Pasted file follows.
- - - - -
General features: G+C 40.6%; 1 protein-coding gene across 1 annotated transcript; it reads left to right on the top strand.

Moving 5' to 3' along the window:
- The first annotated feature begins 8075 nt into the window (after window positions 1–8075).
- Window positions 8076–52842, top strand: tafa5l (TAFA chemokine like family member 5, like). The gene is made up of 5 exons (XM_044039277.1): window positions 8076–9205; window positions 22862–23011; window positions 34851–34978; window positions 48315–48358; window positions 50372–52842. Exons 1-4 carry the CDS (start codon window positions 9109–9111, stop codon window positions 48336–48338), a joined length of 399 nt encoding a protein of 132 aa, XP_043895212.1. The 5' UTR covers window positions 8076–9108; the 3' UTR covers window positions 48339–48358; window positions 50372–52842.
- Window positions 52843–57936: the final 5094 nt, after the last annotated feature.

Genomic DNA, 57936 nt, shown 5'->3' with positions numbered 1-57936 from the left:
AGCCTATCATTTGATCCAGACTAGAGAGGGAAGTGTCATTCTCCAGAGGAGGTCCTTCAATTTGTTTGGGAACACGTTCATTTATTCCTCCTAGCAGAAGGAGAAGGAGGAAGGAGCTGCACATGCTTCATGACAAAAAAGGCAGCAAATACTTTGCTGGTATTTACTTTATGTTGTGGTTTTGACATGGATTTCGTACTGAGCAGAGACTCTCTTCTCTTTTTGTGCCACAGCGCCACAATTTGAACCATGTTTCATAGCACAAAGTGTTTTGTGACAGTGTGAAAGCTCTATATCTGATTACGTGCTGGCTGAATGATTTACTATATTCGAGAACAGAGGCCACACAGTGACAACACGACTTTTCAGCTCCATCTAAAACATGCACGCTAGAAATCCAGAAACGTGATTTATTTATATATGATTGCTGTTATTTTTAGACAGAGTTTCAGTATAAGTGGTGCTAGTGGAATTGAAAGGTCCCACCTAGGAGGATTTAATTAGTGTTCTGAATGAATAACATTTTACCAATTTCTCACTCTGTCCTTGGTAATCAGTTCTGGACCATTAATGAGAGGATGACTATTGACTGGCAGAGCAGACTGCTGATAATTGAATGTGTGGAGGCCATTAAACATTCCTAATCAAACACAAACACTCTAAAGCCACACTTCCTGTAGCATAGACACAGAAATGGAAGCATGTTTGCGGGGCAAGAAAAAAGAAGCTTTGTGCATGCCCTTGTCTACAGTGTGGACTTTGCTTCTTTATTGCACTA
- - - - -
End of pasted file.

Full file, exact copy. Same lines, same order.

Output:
General features: G+C 40.6%; 1 protein-coding gene across 1 annotated transcript; it reads left to right on the top strand.

Moving 5' to 3' along the window:
- The first annotated feature begins 8075 nt into the window (after window positions 1–8075).
- Window positions 8076–52842, top strand: tafa5l (TAFA chemokine like family member 5, like). The gene is made up of 5 exons (XM_044039277.1): window positions 8076–9205; window positions 22862–23011; window positions 34851–34978; window positions 48315–48358; window positions 50372–52842. Exons 1-4 carry the CDS (start codon window positions 9109–9111, stop codon window positions 48336–48338), a joined length of 399 nt encoding a protein of 132 aa, XP_043895212.1. The 5' UTR covers window positions 8076–9108; the 3' UTR covers window positions 48339–48358; window positions 50372–52842.
- Window positions 52843–57936: the final 5094 nt, after the last annotated feature.

Genomic DNA, 57936 nt, shown 5'->3' with positions numbered 1-57936 from the left:
AGCCTATCATTTGATCCAGACTAGAGAGGGAAGTGTCATTCTCCAGAGGAGGTCCTTCAATTTGTTTGGGAACACGTTCATTTATTCCTCCTAGCAGAAGGAGAAGGAGGAAGGAGCTGCACATGCTTCATGACAAAAAAGGCAGCAAATACTTTGCTGGTATTTACTTTATGTTGTGGTTTTGACATGGATTTCGTACTGAGCAGAGACTCTCTTCTCTTTTTGTGCCACAGCGCCACAATTTGAACCATGTTTCATAGCACAAAGTGTTTTGTGACAGTGTGAAAGCTCTATATCTGATTACGTGCTGGCTGAATGATTTACTATATTCGAGAACAGAGGCCACACAGTGACAACACGACTTTTCAGCTCCATCTAAAACATGCACGCTAGAAATCCAGAAACGTGATTTATTTATATATGATTGCTGTTATTTTTAGACAGAGTTTCAGTATAAGTGGTGCTAGTGGAATTGAAAGGTCCCACCTAGGAGGATTTAATTAGTGTTCTGAATGAATAACATTTTACCAATTTCTCACTCTGTCCTTGGTAATCAGTTCTGGACCATTAATGAGAGGATGACTATTGACTGGCAGAGCAGACTGCTGATAATTGAATGTGTGGAGGCCATTAAACATTCCTAATCAAACACAAACACTCTAAAGCCACACTTCCTGTAGCATAGACACAGAAATGGAAGCATGTTTGCGGGGCAAGAAAAAAGAAGCTTTGTGCATGCCCTTGTCTACAGTGTGGACTTTGCTTCTTTATTGCACTA